That's why I said the other option would be a PAIR of in wall subs as opposed to a twin - at least it the two subs are physically separated your markedly reduce your chances of any particular point in the room being suck-tastic in terms of bass response.

 

 

 

But like you say there's SO MANY compromises putting a speaker in to a wall cavity, and it's twice as bad doing it with a sub

 

 

 

 

 

 


jonathan18
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  #2042145 22-Jun-2018 09:23
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I'd agree with the many points made by bignose in those two earlier posts - seems like sound advice to me!

 

Agree re the potential that L&R are pushed out too far - are those shelves in between the TV and the L&R speakers? Is there any way of redesigning this so the speakers can be placed further in?

 

I note those speakers unsurprisingly (given the in-wall nature) have tweeters that can be swivelled, but are you sure that having the centre positioned that high (and also so out of horizontal alignment with LRs) will provide the best location? Personally, I'd look at placing the centre below the TV and relocating the sub. This may stuff things up I you're going for a symmetrical look, but that's a good opportunity to move to dual subs!

 

But if you did go dual, and put them directly below the current placement of the LRs means they'd be pretty close to the corners; unlike a standard sub, for which can be moved around to the degree of flexibility dictated by room layout, once you've got that sub in you're kinda stuck with it! What impact does placing in-wall subs in or near corners have? Another option, if you went dual, is to simply have them to the left and right of the centre.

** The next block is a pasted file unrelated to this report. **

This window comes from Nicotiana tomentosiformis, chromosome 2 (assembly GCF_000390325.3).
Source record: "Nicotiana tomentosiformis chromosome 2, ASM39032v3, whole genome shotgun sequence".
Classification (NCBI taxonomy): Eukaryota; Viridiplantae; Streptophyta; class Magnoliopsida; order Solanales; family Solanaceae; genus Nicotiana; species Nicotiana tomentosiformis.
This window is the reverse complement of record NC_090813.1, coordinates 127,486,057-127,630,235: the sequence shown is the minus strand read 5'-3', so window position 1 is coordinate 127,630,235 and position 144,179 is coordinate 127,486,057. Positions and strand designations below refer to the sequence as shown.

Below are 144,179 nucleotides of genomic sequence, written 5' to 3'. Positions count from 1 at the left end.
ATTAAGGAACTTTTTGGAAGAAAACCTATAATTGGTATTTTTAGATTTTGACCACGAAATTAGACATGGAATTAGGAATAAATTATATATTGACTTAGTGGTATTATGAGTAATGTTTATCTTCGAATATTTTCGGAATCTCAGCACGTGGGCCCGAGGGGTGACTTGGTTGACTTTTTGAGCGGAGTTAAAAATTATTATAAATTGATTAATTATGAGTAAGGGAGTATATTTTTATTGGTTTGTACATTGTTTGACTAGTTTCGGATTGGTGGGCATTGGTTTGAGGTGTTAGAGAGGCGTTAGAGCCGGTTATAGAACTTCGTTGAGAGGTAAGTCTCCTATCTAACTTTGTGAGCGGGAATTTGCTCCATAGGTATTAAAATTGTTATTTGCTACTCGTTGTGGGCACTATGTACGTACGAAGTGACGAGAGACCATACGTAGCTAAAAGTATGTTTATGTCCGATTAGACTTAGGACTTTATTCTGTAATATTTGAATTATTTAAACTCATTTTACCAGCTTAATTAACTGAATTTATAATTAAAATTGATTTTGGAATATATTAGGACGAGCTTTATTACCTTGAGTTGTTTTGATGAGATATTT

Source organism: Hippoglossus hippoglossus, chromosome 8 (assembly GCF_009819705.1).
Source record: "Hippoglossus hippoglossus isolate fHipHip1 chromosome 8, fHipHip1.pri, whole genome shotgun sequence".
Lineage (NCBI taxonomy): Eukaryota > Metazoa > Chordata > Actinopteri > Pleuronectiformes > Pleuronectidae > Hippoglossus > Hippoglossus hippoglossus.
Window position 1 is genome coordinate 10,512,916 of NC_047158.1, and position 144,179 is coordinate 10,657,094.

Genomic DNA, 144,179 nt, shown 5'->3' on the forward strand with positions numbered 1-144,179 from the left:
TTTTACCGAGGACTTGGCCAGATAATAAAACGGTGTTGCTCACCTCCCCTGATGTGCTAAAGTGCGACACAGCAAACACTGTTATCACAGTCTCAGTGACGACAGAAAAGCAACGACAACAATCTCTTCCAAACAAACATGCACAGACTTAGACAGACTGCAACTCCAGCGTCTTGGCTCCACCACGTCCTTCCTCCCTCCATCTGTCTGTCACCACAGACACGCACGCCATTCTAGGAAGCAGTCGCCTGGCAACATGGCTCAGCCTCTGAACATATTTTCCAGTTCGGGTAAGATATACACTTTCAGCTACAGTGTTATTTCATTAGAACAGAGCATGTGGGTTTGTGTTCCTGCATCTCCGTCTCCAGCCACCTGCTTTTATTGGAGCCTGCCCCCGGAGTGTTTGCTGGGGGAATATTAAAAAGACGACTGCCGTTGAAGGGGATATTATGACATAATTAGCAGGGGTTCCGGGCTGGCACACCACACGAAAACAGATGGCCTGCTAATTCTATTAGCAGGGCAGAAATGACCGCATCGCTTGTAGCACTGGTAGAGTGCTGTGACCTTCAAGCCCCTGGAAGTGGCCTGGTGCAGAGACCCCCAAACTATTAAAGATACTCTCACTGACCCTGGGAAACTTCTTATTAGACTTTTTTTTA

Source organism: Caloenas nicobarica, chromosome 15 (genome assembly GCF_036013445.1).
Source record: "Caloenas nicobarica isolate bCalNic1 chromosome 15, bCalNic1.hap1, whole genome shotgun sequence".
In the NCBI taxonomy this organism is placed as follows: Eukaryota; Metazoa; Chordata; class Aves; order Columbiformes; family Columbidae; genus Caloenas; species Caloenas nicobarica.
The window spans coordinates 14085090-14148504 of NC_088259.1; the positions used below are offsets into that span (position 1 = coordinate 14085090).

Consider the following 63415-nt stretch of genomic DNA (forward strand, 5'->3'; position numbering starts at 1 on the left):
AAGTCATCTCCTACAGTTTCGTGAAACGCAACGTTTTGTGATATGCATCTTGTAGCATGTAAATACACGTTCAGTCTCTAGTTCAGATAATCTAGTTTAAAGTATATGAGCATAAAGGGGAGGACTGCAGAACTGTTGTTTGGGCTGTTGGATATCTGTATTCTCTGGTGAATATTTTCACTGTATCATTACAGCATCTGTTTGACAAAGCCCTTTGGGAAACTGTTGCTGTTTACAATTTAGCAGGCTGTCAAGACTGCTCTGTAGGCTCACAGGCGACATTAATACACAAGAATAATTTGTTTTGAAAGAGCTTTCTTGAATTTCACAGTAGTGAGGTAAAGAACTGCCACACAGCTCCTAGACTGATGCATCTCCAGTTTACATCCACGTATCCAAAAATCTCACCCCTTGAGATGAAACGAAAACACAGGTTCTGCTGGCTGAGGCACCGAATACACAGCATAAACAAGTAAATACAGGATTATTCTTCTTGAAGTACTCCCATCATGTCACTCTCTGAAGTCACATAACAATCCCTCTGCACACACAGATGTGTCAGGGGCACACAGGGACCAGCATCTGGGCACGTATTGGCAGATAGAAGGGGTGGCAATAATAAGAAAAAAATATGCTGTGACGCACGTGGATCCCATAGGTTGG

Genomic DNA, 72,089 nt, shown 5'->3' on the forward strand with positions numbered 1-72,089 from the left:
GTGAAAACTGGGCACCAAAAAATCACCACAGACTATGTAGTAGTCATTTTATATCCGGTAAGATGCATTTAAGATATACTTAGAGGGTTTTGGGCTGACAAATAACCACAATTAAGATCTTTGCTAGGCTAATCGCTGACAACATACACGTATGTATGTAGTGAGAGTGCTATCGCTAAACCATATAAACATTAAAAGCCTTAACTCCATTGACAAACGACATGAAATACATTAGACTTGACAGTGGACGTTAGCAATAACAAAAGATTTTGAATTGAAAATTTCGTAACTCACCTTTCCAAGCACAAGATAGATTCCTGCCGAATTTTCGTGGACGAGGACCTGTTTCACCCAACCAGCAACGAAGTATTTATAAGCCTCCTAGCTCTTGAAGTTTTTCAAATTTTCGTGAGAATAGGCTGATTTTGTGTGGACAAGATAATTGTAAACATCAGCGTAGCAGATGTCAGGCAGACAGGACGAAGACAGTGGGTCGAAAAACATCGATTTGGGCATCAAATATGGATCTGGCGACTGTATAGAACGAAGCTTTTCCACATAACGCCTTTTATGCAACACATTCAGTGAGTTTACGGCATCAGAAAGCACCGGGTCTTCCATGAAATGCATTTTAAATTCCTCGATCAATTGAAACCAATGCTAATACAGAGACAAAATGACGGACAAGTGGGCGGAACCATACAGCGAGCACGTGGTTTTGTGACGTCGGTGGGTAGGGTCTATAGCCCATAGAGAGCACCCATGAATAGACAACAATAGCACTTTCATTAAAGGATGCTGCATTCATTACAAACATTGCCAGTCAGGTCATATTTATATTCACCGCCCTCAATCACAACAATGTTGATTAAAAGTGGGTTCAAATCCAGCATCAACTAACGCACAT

Batman
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  #2042180 22-Jun-2018 09:45
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I have a 5.0 set up. Sounds as good as any cinema I've been to. The only thing missing is the big screen, which my 65" cannot compare. The only thing I wish I could do would be a 5.4 set up. But my wife, kids and the entire neighbourhood would kill me.





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jonathan18
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  #2042302 22-Jun-2018 10:48
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Oh, is there an option of not even going with an in-wall sub? This is the one speaker I'd never think of compromising by putting in the wall, for the reasons other posts above have highlighted. I have a decently large SVS sub, and while it's not the prettiest thing I don't regret having it take up a decent amount of floor real estate - my wife gets to use it as a coffee table as it's on her side of the couch!